Of course, every industry pitched in during those days, and the tone of most advertising was that of “we’re all doing our part,” even if it meant going without and a substantial slowing of business. The good news for printers was that the United States government was dramatically expanding its printing needs (estimated at $20 million in 1942). The bad news was that many business uses for printing dropped dramatically during the war years as everyone focused on essentials.
Figure 8. Nolan Machinery (top) was a major supplier of proofing devices and other printing equipment. During the war years the company switched to manufacturing items for the Army, and used its advertising space to post strong, often racist political messages. A racist pro-war poster from RCA (bottom) was featured in a 1942 article highlighting the war-related work of printers. Not all aspects of national unity are desirable — sometimes enemies are reduced to offensive stereotypes.
At the same time that these rules and regulations were limiting printers’ access to supplies, the graphic arts industry was encouraged to use the power of its presses to produce posters and other materials supporting the war. In one printing newsletter, the editor said, “You can make your printed promotions a slap in Hitler’s face by showing a defiant and constructive picture of America at work to win the war.” And an editorial in Graphic Arts Monthly of May 1942 suggested that “there should be no minimization of the part played by the graphic arts in finally beating the Axis powers to their needs.”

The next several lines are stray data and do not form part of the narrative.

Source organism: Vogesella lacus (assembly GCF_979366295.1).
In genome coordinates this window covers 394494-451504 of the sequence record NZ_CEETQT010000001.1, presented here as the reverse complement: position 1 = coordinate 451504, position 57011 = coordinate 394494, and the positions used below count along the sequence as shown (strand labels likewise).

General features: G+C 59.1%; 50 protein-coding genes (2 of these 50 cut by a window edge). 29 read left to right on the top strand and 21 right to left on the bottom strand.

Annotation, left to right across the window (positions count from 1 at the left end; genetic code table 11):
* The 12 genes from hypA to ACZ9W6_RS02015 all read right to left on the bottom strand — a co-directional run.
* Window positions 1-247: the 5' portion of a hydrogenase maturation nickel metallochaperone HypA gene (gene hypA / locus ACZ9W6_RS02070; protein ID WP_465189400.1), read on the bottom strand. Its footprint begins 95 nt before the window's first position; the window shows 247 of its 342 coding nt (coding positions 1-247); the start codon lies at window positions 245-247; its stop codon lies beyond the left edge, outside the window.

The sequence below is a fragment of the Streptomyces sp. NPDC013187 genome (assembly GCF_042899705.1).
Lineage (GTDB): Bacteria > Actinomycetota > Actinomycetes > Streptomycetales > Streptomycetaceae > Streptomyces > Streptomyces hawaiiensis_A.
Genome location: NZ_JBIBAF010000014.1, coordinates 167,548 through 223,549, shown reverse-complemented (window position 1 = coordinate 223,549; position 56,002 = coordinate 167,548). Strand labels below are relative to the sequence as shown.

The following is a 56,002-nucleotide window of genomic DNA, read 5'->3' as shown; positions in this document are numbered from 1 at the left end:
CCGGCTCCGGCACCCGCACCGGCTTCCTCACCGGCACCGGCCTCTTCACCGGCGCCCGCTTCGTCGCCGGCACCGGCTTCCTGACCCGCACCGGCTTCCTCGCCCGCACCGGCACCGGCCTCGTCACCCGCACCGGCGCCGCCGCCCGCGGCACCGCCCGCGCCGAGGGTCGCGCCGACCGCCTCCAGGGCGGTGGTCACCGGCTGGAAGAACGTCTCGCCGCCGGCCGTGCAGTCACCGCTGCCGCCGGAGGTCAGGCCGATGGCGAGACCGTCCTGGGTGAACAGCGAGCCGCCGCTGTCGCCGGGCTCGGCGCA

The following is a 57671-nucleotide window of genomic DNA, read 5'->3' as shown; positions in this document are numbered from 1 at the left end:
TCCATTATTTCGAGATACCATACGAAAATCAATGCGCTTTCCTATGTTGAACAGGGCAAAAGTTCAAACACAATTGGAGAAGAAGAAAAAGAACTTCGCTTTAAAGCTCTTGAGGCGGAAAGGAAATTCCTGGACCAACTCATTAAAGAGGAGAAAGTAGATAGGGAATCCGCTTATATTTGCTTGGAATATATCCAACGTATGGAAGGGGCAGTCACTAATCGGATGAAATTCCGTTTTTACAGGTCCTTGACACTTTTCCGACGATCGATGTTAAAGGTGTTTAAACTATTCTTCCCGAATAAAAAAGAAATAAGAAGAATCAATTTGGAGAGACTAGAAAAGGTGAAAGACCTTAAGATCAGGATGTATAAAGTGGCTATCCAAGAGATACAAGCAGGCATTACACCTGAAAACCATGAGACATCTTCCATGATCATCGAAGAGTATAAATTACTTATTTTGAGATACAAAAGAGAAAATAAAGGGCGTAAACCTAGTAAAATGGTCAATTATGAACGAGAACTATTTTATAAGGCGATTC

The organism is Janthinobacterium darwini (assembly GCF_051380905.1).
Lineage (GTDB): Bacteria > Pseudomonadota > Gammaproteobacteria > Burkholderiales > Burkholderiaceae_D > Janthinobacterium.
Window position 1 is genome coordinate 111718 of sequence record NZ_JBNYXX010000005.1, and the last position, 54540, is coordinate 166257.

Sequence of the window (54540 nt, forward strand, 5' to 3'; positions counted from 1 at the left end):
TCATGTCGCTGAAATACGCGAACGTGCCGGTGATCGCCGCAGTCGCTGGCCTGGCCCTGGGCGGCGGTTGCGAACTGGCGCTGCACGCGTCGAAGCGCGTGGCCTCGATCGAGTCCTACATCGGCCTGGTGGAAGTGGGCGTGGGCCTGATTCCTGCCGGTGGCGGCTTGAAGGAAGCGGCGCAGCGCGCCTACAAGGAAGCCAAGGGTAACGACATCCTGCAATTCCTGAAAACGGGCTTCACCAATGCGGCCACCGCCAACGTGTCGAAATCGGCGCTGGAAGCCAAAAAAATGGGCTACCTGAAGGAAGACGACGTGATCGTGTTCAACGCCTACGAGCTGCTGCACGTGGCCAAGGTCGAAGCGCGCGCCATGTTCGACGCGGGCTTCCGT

One way the industry did this was by promoting the purchase of war bonds, a government-sponsored effort to raise much-needed cash by selling securities directly to the American public. By the end of the war, over $185 billion worth of war bonds were sold, promoted almost exclusively through donated advertising. Printers supplied the stock cuts and appropriate artwork, often without charge, that local advertisers, newspapers, and other publishers used to promote the sale of war bonds.
Figure 9. One check on marketing priorities is to look at what the stock photo and clip-art companies are offering up. During war years most of them promoted the availability of patriotic and pro-military imagery.
In 1942, there was even an effort by the printing industry to raise $400,000 by having each of the 40,000 printing establishments in the United States send in $10. The money was to be used to purchase two bomber planes for the government, which would be named by the printers who contributed. The effort fell short, however, and no “Gutenberg Bombers” were deployed. I’m not sure how the printing industry in America dealt with the irony that most major printing developments had taken place in Germany, but I can say that “buying American” was a popular theme in industry advertising at the time. You didn’t see a lot of ads for Heidelberg presses in 1942.